Most factors that search engines use to rank websites are related to content such as title tags, meta descriptions, headings and the main content itself.

The SEO experts at Cardinal Web Solutions work hard to optimize these factors.

As well as other ranking factors related to authenticity, such as quality and amount of back links, citations, anchor text and the age of the domain.

However, On April 9, 2010, Google announced that site speed would be incorporated as one of the more than 200 variables that influence search engine results.

However, Google never elaborated on what “site speed” actually means.

Matt Cutts (leads Google’s web spam team) specified that less than one percent of search queries would be affected by the change in the algorithm back in 2010. Google has been very clear that content relevancy would still be the main factor when it comes to ranking.

On June 11, 2013, Google officially announced that site speed would also be a ranking factor for mobile search.

Although the exact emphasis on site speed is unknown, it is evident that Google is moving toward site speed as a permanent factor in their ranking algorithm.

What is site speed?

Site Speed Graphic

The definition of site speed was never elaborated by Google and is often left to interpretation.

Many SEO companies and bloggers attempted to figure out what factors that would improve the speed of a page would correlate with the website’s rankings. Zoompf conducted a study where they evaluated the correlation of page speed factors such as “page load time,” which can be measured by “document complete” time — the time it takes for the user to be able to interact with data—or “fully rendered” time, which is the time it takes to load all images and advertisements.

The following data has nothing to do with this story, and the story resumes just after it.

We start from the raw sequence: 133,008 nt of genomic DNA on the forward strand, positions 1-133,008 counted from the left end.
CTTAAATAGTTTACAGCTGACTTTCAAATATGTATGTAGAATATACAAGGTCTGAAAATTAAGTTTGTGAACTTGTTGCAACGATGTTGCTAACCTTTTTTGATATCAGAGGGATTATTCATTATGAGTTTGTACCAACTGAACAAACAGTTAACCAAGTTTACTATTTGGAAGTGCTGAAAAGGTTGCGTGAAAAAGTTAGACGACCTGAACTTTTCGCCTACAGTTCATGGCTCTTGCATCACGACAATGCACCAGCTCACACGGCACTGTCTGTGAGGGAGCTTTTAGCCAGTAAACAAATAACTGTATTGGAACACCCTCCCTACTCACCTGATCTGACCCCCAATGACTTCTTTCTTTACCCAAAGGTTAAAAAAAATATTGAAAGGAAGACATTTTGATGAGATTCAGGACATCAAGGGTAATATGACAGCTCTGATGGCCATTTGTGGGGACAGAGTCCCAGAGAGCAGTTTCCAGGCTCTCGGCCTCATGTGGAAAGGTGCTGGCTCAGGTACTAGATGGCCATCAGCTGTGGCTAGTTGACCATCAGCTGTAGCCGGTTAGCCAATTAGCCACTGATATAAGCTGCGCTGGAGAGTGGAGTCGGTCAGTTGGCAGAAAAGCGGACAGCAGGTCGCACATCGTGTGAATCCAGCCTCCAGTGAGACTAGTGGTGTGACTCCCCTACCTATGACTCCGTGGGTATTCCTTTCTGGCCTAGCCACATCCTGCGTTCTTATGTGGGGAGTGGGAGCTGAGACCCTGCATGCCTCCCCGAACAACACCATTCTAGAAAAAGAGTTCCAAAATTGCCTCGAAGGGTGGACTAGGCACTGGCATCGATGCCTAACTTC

The other tested factors included: time to first byte, page size and total image content. Zoompf calculated the data with webpagetest.org and compared the results with the position of the website on SERPs in the hopes to find a correlation.

The results showed that there is no correlation between “page load time” (either document complete and fully rendered), “page size” and “total image content,” but the data showed a correlation between lower time-to-first-byte metrics and higher search engine rankings.

Nonetheless, correlation does not imply causation; it is unknown if websites rank higher because of better site speed, or if sites had to improve site speed because of already being ranked higher.

Although we can’t prove that enhancing the speed of your website improves rankings, we know that a speed boost will greatly be appreciated   by the users. A website has two seconds or less to load before the modern internet user decides to take their search queries elsewhere.

 

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